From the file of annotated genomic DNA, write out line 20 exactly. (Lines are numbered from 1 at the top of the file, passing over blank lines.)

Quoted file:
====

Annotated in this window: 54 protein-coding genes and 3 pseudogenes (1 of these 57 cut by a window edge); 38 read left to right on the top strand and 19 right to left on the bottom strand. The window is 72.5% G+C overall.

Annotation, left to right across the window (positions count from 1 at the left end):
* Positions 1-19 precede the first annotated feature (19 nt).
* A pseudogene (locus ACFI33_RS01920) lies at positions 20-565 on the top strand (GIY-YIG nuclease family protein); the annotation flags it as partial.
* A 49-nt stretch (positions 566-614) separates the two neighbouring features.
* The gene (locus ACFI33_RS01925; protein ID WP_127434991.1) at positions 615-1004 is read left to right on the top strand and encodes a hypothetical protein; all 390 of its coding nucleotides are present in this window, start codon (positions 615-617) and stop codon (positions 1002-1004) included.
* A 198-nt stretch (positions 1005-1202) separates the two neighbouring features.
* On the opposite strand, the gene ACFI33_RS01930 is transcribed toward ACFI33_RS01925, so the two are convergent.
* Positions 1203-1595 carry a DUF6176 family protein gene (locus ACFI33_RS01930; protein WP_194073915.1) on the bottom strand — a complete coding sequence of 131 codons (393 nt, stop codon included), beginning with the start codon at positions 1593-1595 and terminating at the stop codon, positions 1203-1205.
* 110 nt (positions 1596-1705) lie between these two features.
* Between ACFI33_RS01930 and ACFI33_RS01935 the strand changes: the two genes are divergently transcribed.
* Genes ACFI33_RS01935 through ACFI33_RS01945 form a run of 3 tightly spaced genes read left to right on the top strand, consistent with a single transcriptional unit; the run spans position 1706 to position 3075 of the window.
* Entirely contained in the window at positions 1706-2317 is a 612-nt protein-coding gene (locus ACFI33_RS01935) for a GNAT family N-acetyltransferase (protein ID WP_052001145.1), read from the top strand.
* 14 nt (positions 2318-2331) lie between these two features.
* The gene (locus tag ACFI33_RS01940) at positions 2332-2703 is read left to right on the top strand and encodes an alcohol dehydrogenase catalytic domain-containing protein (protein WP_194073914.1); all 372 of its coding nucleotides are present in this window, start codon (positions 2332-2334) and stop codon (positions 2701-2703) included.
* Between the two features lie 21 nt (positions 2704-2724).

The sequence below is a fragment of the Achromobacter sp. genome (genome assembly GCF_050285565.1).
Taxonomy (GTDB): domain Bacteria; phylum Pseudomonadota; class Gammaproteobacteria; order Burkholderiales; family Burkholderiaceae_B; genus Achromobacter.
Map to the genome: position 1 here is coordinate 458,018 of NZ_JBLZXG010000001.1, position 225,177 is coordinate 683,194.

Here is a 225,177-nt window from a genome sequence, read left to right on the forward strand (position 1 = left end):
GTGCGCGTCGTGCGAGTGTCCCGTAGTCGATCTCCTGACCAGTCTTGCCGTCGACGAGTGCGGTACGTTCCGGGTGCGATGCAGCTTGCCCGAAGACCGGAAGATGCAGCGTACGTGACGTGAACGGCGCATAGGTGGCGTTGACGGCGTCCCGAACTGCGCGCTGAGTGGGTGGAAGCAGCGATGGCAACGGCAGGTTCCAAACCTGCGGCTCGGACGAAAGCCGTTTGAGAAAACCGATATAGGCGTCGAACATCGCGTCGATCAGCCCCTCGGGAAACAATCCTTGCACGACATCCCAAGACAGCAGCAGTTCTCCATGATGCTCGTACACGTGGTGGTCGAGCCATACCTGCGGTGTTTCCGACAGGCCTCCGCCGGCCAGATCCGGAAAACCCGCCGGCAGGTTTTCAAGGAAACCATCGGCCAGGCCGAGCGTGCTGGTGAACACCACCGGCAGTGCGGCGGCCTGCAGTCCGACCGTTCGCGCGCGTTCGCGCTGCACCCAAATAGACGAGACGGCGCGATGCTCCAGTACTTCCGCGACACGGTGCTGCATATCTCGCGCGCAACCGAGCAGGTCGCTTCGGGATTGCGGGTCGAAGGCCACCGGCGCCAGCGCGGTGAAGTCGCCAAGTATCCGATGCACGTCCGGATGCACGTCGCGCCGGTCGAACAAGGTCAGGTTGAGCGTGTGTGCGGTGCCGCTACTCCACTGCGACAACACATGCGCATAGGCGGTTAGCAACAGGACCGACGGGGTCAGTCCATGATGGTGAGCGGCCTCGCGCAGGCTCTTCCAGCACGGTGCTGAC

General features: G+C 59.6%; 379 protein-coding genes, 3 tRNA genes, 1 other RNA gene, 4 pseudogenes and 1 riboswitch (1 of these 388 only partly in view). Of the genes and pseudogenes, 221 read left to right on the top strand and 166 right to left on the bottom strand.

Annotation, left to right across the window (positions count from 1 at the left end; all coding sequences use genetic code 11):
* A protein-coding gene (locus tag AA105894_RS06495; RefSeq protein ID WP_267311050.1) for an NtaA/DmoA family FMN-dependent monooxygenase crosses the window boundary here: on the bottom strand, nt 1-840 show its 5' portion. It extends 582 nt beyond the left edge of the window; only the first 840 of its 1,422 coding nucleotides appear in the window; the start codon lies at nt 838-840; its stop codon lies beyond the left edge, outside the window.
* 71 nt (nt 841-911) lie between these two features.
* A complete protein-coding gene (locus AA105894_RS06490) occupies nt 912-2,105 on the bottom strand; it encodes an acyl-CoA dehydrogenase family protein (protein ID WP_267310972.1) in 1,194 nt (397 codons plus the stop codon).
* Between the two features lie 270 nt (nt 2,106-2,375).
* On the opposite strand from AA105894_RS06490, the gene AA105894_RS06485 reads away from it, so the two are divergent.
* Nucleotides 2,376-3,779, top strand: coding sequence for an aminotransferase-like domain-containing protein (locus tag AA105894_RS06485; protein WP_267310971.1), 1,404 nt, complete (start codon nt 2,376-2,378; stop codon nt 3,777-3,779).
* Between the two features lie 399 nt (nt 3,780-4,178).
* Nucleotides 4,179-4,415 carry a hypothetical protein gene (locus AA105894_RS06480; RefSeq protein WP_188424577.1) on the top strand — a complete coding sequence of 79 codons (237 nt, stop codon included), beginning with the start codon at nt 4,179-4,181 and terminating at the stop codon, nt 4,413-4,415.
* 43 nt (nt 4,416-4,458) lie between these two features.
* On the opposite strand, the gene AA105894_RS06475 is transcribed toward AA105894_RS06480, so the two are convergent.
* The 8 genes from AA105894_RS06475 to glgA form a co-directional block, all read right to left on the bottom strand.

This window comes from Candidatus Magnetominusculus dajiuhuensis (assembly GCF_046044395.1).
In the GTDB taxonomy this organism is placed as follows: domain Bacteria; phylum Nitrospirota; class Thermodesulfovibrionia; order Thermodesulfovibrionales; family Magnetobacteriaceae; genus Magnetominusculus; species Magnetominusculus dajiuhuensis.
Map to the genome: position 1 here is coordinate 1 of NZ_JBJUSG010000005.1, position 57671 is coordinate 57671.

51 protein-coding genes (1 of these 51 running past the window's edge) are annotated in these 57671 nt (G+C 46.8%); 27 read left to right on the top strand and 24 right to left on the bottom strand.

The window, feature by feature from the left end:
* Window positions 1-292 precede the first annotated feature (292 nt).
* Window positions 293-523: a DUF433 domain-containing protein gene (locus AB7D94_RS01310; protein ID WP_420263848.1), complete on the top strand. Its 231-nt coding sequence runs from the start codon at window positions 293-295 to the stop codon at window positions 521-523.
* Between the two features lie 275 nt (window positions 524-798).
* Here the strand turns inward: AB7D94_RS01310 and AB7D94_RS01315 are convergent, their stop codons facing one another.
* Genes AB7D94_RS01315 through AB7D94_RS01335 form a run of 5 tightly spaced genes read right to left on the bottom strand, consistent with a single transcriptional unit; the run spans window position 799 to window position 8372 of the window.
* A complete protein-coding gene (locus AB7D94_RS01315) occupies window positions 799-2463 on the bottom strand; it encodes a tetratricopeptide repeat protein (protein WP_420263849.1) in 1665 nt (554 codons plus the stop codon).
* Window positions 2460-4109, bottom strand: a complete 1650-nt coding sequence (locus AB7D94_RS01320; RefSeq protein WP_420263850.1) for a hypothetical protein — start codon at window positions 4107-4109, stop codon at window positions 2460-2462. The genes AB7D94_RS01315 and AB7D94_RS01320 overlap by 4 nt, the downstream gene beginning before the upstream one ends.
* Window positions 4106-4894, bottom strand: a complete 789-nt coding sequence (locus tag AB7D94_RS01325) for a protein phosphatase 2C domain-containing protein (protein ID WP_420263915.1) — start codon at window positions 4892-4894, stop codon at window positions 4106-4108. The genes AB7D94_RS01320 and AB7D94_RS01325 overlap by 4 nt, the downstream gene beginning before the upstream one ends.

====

Here is a 225,177-nt window from a genome sequence, read left to right on the forward strand (position 1 = left end):